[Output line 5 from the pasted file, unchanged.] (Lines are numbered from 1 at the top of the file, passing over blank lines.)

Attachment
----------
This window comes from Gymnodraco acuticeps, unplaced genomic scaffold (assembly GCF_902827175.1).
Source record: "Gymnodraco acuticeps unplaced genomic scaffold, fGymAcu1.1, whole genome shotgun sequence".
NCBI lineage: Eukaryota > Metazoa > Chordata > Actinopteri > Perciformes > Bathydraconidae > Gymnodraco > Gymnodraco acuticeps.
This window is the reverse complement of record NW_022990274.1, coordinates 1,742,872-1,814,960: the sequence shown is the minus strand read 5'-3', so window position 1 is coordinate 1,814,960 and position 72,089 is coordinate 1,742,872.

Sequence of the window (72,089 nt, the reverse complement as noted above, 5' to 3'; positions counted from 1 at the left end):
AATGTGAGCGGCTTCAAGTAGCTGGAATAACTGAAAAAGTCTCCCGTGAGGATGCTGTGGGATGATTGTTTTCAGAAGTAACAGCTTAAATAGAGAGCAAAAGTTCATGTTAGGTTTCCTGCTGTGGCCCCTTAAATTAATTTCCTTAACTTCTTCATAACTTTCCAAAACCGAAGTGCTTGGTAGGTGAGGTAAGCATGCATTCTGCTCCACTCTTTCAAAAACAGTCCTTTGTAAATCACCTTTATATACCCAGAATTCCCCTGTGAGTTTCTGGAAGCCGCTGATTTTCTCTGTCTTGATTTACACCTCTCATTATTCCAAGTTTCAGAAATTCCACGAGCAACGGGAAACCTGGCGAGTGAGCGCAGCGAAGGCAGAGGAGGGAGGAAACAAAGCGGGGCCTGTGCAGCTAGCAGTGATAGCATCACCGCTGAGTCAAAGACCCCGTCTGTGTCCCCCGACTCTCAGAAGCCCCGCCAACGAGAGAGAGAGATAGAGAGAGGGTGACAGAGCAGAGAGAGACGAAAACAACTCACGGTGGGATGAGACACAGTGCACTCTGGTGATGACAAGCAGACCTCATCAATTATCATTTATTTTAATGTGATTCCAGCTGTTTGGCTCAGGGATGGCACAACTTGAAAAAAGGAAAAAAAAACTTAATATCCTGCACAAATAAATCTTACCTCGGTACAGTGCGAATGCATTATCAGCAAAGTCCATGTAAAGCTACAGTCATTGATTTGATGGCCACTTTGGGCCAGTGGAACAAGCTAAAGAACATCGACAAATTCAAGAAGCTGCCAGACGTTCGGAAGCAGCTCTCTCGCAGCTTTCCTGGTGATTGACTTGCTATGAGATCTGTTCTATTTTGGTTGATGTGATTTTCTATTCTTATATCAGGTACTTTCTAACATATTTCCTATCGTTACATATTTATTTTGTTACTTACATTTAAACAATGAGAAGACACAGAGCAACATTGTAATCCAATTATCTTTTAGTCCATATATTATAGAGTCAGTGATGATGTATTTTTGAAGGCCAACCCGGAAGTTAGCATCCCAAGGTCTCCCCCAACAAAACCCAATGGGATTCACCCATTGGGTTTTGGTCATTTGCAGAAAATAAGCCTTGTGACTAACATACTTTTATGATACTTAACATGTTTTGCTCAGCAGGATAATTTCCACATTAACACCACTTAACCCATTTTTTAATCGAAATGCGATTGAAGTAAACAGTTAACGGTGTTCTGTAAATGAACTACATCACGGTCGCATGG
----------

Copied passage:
Sequence of the window (72,089 nt, the reverse complement as noted above, 5' to 3'; positions counted from 1 at the left end):